Course Descriptions

Dance Courses

Faculty

Associate Professor: Lynn Deering

 

Course Descriptions

DAN 100 Performance Practicum (0-2-1). Prerequisite: Concurrent enrollment in one PES or DAN dance activity course and permission of instructor. This is an introduction to the performance techniques of live dance production. Learning, rehearsing, and performing a contemporary dance work in an informal and/or formal setting. Return to top

DAN 140 Modern Dance I (0-2-1). This is an introduction to the fundamental theories and skills of modern dance. It may be repeated for up to 4 hours. Return to top

DAN 141 Modern Dance II (0-4-2). This is the continued study of the fundamental theories and skills of modern dance. It may be repeated for up to 8 hoursReturn to top

DAN 146 Jazz Dance I (0-2-1). This is an introduction to the fundamental theories and skills of jazz dance. It may be repeated for up to 4 hours. Return to top

DAN 147 Tap Dance I (0-2-1). This is an introduction to the skills, rhythms, and stylization of tap dance. Return to top

DAN 148 Tap Dance II (0-2-1). This course is expanding on previous techniques of Tap Dance I with emphasis on complex phasing. Return to top

DAN 150 Ballet I (0-2-1). This is an introduction to the fundamental theories and skills of classical ballet. It may be repeated for up to 4 hours. Return to top

DAN 151 Ballet II (0-4-2). This is the continued study of the fundamental theories and skills of classical ballet. It may be repeated for up to 8 hours. Return to top

DAN 154 African Dance (0-2-1). This course focuses on performance, understanding, and enjoyment of West African traditional dance in order to develop a fundamental awareness and appreciation of it as an art form and its social and cultural contributions to society. Return to top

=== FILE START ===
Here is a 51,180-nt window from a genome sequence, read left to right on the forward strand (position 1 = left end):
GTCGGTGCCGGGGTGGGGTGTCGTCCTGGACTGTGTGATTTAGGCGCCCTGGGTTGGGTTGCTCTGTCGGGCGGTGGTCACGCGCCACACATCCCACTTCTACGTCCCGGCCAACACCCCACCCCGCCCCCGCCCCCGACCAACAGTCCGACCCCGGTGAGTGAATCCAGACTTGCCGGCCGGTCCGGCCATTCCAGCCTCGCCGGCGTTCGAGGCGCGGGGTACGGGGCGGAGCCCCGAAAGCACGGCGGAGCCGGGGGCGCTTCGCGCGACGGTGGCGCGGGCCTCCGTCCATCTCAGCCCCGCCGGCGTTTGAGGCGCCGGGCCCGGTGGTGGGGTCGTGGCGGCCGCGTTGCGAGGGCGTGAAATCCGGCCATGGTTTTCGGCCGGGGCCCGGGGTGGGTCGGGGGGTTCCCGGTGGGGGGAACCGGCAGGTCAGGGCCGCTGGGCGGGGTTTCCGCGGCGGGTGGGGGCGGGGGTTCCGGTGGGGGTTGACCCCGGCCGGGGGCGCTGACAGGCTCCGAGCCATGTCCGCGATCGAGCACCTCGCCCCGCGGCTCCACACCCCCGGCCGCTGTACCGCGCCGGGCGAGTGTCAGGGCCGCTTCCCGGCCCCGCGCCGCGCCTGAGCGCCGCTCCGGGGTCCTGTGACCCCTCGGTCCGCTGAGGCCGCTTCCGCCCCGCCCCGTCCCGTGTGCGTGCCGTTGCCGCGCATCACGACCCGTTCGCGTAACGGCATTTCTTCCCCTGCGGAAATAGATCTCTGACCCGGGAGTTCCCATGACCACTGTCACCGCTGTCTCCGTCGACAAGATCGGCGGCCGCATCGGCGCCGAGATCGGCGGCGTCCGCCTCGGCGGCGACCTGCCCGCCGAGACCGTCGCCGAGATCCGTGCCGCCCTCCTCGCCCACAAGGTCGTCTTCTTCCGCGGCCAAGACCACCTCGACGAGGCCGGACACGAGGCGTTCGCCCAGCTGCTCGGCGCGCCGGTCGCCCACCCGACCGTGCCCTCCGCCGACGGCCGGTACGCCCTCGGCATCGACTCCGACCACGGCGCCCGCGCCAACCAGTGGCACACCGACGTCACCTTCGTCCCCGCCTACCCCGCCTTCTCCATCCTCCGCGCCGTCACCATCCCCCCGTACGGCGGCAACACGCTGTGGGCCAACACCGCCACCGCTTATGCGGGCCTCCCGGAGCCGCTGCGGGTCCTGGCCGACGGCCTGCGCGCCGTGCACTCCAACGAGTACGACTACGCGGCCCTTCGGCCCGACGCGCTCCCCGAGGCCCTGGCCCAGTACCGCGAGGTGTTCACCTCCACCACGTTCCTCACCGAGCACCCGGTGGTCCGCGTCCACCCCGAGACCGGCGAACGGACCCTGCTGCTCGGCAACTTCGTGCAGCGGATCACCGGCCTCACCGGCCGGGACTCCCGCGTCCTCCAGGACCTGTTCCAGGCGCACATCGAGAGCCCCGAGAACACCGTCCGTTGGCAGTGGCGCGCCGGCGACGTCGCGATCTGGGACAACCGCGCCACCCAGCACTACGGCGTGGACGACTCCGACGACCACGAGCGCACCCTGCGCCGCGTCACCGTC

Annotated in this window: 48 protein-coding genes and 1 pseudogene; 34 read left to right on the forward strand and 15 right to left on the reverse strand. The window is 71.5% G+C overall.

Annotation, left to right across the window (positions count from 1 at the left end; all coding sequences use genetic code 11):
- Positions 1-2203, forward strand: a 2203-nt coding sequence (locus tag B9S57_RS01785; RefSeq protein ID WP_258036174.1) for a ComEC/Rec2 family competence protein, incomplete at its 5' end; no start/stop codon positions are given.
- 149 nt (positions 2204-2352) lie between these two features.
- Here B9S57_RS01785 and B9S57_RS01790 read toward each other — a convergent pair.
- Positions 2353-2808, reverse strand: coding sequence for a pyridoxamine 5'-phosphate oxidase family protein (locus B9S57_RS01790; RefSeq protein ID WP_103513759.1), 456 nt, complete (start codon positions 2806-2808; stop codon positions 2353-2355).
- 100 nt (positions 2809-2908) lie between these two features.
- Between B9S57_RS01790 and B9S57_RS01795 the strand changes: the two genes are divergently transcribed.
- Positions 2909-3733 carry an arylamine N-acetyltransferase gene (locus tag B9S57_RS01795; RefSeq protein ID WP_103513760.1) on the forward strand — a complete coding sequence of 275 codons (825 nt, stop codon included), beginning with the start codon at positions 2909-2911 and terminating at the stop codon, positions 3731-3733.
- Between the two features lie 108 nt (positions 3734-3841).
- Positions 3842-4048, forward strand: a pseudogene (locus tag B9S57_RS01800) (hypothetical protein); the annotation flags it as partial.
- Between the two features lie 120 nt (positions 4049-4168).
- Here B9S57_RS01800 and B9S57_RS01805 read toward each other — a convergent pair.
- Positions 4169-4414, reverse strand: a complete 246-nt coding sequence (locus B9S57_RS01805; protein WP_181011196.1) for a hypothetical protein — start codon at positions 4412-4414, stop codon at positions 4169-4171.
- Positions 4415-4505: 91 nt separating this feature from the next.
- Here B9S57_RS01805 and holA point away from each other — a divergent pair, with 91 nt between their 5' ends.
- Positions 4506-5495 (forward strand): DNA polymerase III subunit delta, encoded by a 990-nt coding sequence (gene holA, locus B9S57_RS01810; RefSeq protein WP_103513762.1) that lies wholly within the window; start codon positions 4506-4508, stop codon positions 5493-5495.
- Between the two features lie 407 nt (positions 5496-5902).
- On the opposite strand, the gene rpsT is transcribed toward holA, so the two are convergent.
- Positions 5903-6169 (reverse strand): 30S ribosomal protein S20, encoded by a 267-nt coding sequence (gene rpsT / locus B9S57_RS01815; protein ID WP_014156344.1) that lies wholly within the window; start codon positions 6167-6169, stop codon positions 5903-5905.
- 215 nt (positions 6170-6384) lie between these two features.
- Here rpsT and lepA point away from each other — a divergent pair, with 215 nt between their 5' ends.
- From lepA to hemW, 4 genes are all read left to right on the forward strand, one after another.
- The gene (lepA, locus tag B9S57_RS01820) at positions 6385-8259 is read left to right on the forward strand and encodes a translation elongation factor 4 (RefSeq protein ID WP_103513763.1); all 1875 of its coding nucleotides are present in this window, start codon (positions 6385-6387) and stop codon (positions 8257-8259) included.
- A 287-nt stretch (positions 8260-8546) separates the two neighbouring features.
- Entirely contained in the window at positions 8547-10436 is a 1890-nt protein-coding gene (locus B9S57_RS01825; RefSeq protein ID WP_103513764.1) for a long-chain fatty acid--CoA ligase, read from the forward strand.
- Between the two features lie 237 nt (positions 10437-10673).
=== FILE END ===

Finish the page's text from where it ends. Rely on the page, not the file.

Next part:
DAN 156 Traditional Social Dance I (0-2-1). This is an introduction to the basic steps of various social dances, including the fox trot, waltz, jitterbug, polka, and cha-cha. Return to top

DAN 157 Traditional Social Dance II (0-2-1). This course is the continued study of various social dances, including the fox trot, waltz, jitterbug, polka, cha-cha, and tango. Return to top

DAN 201 Introduction to Dance (3-0-3). Survey course exploring the diverse aesthetic, multicultural, and historical aspects of Western dance, including theater, social, and ethnic forms. Return to top

DAN 211 Dance History (3-0-3). This course is the study of the history of dance and its relationship to the arts and society from the 16th century to the present. Return to top

DAN 212H The Pleasure, Power, and Art of Movement (3-0-3). This is a survey course exploring the diverse aesthetic, multi-cultural, and historical aspects of western culture’s dance forms and their relationship to non-western cultures. Through readings, lectures, viewing of dance, and participation in dance styles, an understanding of dance in present society will be developed, as well as a global viewpoint of how dance fits into the contemporary world. Return to top

DAN 240 Modern Dance III (0-4-2). Prerequisite: PES 141 or permission of instructor. This course involves further study of modern dance theory and skill with emphasis on increasing physical competence and understanding of underlying theory. May be repeated for up to 9 hours. Return to top